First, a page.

The Herman Trend Alert|
October 8, 2003
Thinly staffed government agencies barely have enough people to complete their work; thus, tasks often take much too long to get done. A large percentage of these workers will be eligible for retirement within just a few years. A substantial resource of knowledge and experience will be walking out the door.
Government employers generally have not kept pace with private industry in compensation, benefits, flexibility, and organizational culture. They are at a disadvantage in their competition for talent. As more people retire, this situation will become more acute. The public servants must still perform for the citizens; they are not able to further reduce service levels and, in fact, many are expected to improve their performance.
Faced with the difficulty of attracting and holding a sufficient number of qualified workers in an increasingly competitive employment market, federal, state, and local governments will apply two strategies: One will be to change their human resource policies to become more attractive---with significantly more aggressive recruiting and retention programs. The other approach will be to use technology to deliver services traditionally provided by humans.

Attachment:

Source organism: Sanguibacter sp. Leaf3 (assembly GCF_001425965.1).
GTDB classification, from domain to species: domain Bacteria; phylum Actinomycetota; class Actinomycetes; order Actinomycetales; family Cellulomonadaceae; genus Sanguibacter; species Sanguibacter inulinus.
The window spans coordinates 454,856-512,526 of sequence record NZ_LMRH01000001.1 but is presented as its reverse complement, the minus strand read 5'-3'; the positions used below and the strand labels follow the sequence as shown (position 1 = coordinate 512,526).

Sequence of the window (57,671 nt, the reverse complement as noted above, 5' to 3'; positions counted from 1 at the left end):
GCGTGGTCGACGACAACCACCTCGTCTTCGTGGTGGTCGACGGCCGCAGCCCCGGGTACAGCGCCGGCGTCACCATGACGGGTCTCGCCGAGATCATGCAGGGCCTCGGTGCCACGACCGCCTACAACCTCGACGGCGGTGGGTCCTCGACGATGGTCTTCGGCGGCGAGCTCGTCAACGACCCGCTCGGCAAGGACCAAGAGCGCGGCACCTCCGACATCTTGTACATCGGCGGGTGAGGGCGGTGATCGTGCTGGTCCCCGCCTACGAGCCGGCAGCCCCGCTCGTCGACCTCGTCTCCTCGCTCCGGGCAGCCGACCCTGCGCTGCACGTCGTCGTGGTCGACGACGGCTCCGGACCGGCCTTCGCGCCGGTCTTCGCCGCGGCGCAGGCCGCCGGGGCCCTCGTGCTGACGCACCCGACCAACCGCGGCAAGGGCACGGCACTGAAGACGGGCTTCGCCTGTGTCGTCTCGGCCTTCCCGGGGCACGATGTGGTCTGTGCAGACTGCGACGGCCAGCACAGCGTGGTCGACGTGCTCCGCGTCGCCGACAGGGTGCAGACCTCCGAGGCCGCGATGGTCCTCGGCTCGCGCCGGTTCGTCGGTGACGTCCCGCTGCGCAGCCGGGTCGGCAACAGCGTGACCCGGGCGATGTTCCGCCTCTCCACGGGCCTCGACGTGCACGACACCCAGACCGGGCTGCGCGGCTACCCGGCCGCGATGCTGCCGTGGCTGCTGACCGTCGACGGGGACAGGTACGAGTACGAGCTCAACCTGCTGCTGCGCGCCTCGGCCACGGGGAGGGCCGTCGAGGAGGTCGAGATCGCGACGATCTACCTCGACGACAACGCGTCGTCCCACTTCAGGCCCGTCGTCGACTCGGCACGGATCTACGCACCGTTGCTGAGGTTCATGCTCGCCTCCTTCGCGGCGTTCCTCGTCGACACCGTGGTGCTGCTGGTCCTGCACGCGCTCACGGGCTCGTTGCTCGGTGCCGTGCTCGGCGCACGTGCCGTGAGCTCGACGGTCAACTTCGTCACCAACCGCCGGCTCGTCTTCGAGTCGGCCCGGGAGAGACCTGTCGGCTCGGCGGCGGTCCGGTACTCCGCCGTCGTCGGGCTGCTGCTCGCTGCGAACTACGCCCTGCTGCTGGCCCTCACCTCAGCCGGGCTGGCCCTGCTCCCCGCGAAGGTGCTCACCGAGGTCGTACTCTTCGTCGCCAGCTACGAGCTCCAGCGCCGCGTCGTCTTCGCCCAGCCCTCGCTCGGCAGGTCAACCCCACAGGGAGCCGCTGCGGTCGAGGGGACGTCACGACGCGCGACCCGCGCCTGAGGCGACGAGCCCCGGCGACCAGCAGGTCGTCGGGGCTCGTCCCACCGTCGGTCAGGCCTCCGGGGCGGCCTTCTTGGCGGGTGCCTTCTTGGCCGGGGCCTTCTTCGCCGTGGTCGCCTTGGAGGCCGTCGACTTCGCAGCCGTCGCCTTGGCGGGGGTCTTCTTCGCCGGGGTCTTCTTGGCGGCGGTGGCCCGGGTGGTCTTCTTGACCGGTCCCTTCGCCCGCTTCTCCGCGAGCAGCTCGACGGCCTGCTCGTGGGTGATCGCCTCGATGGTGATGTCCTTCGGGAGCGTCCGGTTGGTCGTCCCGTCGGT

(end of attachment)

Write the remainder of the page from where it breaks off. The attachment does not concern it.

Given the challenges that governments will face with staffing issues, we forecast an important increase in the alternative known as "e-government:" Public services provided on-line. All levels of government, and a wide range of agencies, will shift as many transactions as they can to the internet. The trend has already begun---for services like license plate renewal and payment of taxes---and is accelerating. Anyone with an Internet connection will be able to access government services much more efficiently on-line instead of by telephone or time-consuming trips to government offices. To learn more about the range of services available through e-government, visit the web site of one of the leaders in the field: www.nicusa.com.
The challenge will be making e-government available to all citizens. People without computer access will not be able to take advantage of this alternative, but people without cars must use public transportation. The solution may be secure kiosks strategically placed in the community, perhaps first in libraries and government buildings, later in banks and/or supermarkets.
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